|Two male models pose for the cover of Pendulum's The Boy Friends.
Christmas has arrived early this year! Instead of candy canes or sugar plums, I offer you a clutch of uncredited texts that could well be the work of Edward D. Wood, Jr.!
Ed's many adult paperbacks, along with the short stories and articles he wrote for magazines, remain the core of his known literary output. We've previously highlighted other forms of texts from his adult magazine work, however, including his editorials and the texts accompanying pictorials. There's a stark tonal difference between the short stories—pulpy and often violent, nihilistically wallowing in the worst aspects of human nature—and these other texts.
Nowhere is the plea for sexual freedom and tolerance voiced as earnestly as it is in the editorials. In Pendulum's all-male magazines (including those published under the Gallery Press and Calga imprints), the tone is idealistic and optimistic. The Boy Friends was one of the earliest of Pendulum's all-male titles, and each issue features a fresh but uncredited editorial.
Below is the editorial from the first issue of The Boy Friends (vol. 1, no. 1, September/October 1969). The tone is remarkably similar to the preamble from Glen or Glenda (1953). For example, the editorial declares: "This publication does not intend to take a stand for or against the practice of homosexuality, We are merely offering a graphic presentation of that portion of our society who indulge in homosexual activities." Compare that to Glenda's famous disclaimer, again promising neutrality: "This is a picture of stark realism—taking no sides—but giving you the facts—All the facts—as they are today."
|An editorial from The Boy Friends.
Up next is the editorial from the second issue of The Boy Friends (vol. 1, no. 2, December 1969/January 1970). Note the very Wood-ian reference to "the old Puritanical trappings of guilt and fear." Puritanism is decried in many of Ed's books, as well as in Orgy of the Dead (1965).
|Another editorial from The Boy Friends.
The Boy Friends continued these editorials into its second year of existence. Below is an example from vol. 2, no. 1 (May/April 1970). This one is interesting for its use of the rarely-seen abbreviation "homosec."
|Yet another Boy Friends editorial.
The following editorial comes from the next issue of The Boy Friends (vol. 2, no. 2., June/July 1970). This one stands out because it mentions Suddenly, Last Summer (1959), a film directed by Joseph L. Mankiewicz, based on a play by Tennessee Williams, and adapted for the screen by Gore Vidal. While Williams' plays had been made into movies previously (Cat on a Hot Tin Roof, A Streetcar Named Desire), none had presented homosexuality so boldly as Suddenly, Last Summer.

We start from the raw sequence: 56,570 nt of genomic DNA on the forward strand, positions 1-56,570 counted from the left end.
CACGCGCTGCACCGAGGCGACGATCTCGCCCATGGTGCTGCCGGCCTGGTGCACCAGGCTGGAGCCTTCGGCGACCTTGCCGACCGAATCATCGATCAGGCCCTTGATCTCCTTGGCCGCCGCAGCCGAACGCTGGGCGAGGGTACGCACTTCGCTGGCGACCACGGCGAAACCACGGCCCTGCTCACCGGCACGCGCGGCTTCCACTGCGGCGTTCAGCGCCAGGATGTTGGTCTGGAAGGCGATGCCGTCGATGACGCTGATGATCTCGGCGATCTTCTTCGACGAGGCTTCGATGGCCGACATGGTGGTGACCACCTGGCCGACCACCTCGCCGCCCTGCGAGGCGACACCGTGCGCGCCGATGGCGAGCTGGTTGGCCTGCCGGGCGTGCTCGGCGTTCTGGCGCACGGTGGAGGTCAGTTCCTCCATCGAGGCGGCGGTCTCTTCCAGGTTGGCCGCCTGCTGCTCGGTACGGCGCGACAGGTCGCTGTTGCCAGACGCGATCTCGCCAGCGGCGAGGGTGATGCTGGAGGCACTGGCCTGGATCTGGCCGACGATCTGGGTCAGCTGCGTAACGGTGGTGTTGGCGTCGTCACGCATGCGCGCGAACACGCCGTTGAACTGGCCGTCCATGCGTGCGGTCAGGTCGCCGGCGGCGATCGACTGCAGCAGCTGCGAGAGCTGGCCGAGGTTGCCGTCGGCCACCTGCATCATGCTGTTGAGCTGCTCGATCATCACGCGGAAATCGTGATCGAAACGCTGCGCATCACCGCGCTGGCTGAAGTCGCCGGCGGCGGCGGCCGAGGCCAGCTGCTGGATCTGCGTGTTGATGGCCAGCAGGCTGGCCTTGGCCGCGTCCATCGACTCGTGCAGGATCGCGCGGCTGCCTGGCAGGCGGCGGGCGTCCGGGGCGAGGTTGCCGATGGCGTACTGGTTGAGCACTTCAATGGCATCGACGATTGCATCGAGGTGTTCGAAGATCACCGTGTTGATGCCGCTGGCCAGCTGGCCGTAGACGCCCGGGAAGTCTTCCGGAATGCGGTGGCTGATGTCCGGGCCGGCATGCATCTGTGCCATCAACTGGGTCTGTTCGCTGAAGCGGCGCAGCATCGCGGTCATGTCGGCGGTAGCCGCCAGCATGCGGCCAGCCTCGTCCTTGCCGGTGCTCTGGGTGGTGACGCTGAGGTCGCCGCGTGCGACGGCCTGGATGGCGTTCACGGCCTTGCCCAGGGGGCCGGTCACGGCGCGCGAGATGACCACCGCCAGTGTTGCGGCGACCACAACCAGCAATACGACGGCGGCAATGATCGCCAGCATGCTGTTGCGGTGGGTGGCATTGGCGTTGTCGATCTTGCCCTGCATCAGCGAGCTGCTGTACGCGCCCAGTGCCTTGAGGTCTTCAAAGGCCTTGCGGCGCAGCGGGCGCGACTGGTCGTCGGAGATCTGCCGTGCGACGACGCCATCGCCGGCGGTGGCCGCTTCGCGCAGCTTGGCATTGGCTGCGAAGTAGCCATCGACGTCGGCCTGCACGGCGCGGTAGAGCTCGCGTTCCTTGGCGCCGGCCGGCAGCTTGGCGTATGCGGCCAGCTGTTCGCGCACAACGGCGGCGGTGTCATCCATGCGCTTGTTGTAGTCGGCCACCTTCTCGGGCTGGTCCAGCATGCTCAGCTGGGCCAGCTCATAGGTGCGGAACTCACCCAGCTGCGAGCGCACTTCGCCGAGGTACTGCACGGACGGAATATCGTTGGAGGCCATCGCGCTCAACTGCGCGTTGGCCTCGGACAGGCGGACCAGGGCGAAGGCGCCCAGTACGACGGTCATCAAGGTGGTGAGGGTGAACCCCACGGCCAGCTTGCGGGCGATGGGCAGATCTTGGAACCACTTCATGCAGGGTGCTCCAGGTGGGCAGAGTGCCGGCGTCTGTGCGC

|Still another Boy Friends editorial.
Our final editorial comes from the very next issue (vol. 2, no. 3, September/October 1970). In case you're curious, Ruth Benedict (1887-1948) was a real anthropologist, and that quote about abnormal people is legit. It comes from one of her published essays, "Anthropology and the Abnormal" (1934).
|One last Boy Friends editorial.
What are we to make of these half-century-old articles from The Boy Friends? Are they truly Ed-itorials? It's well within the realm of possibility. After all, Ed Wood was at that time the most prolific—staggeringly so—of a handful of staff writers working for publisher Bernie Bloom. There is copious evidence to suggest that Ed wrote nearly all the words that appeared in Pendulum's gay-themed mags of this era, including My Boys and Gay Studs. His contributions to these publications go well beyond the short stories credited to him (or his known pseudonyms) and included on his writing resume.
Are these particular editorials from Pendulum's The Boy Friends written by Eddie? You be the judge... and I wish you Happy Holidays!